Rugby Europe launched a fundraiser which Arkhytska says continues to be a massive help and training camps were organised to enable Ukraine to compete at the forthcoming European Championships.
Not every one of the country’s 3,000 male and female players will be present, however. “Some of our representatives have joined the military operation, joining territorial protection groups, volunteering to help with humanitarian aid. Many of our members go into the red zones to help people with food and medicine.”
Athletes of the LEGION XIII rugby club at the #Dynamo Stadium in #Kharkiv.
In July 2019, the matches of the second round of the European Grand Prix in rugby 7 among women took place here. 12 teams took part in the tournament, including the#Russian national team.#rugbyeurope #war pic.twitter.com/gIM3rk48N9
— Ukraine Rugby (@RugbyUkraine) June 20, 2022
The plight of the URU was brought to the attention of the Olympic Committee and Olympic Solidarity support has been applied for to cover training expenses in the short-term.
Arkhytska says Octavian Moriariu, the head of Rugby Europe has been particularly supportive. “In the first week of war, we were hiding in the bathroom as a family due to heavy bombing when the President of the Ukrainian Rugby Union called me to ask me to translate the conversations between him and Octavian. There was heavy shelling outside, so it was a crazy situation!”
Offers for support have come from far and wide. “Amazingly, one of the Pennsylvania State University representatives contacted me and said they’d like to organise a charity dinner. They asked for our national shirt, which they said they would hang in the Hall of Fame to raise money. We are also liaising with a British company about producing rugby kits with our logo to help our profile. It’s amazing how many people want to help us.”
Currently No 34 in the world, Ukraine has a passionate, committed player base, having beaten Romania previously and there was hope that they could move up the world rankings before war hit.
“No one is hiding from this reality. Take Oleg Kosariev, the captain of our Ukrainian 15-a-side and 7-a-side sides. He has not been able to train properly. He is just running in his back yard or using public equipment at night because his he has been protecting Ukraine as a volunteer. If we play in any competitions next year, there are concerns because so many of our players haven’t been able to train properly. With a lack of money, if we miss games, it complicates matters.”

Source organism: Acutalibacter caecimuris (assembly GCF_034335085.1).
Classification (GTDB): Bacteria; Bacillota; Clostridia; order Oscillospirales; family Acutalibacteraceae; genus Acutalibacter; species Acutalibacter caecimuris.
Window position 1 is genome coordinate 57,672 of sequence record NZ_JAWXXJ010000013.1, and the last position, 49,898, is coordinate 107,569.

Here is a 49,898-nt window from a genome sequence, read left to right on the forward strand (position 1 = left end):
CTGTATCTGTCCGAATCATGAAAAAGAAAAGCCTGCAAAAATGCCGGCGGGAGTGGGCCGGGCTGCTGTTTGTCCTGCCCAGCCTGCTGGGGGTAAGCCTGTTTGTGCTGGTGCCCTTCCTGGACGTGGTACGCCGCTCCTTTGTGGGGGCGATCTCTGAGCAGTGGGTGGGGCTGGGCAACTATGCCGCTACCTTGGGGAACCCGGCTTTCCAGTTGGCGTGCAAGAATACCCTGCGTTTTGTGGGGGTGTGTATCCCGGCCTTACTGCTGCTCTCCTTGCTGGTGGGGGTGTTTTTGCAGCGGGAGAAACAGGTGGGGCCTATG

Keeping the administrative wheels turning when on a war footing is a challenge for even the most talented administrators, says Arkhytska. “The executive director of Ukraine Rugby joined the military in special ops. He can’t share where he is or who is he working with most of the time. He has made the decision to help his country, which makes communication sporadic.”
The long-awaited event for young rugby players took place at the #Odessa Sports Academy Stadium – for the first time during the full-scale #WarInUkraine they had the opportunity to play training matches against their rival friends from Odessa schools.#rugbyukraine #rugbyeurope pic.twitter.com/vjHeflb917
— Ukraine Rugby (@RugbyUkraine) June 19, 2022
As for the future, Arkhytska says it is unclear, but the kindness and warmth shown by the rugby community has been overwhelming. “We’ve been so amazed by the global rugby family support and solidarity. It’s difficult to express my feelings. They have proposed to help us with accommodation, to shelter our players, because at the start we didn’t really know what we wanted or needed, but slowly the system kicked into place. Our male and female players were left with a choice which country they wanted to go to, so we liaised with different unions, and they’ve all been incredible.”
Arkhytska says with all the support and help, there is hope the Ukrainian Rugby Union can survive this critical emergency. “We have to believe that. The patriotic unity of Ukrainians gives us hope. We are desperate that the world doesn’t forget out Ukraine and keeps reporting what is happening here. We have been thrilled that organisations like RugbyPass have raised money for our and it is hugely appreciated. We cannot thank you enough.”
Join free and tell us what you really think!Join Free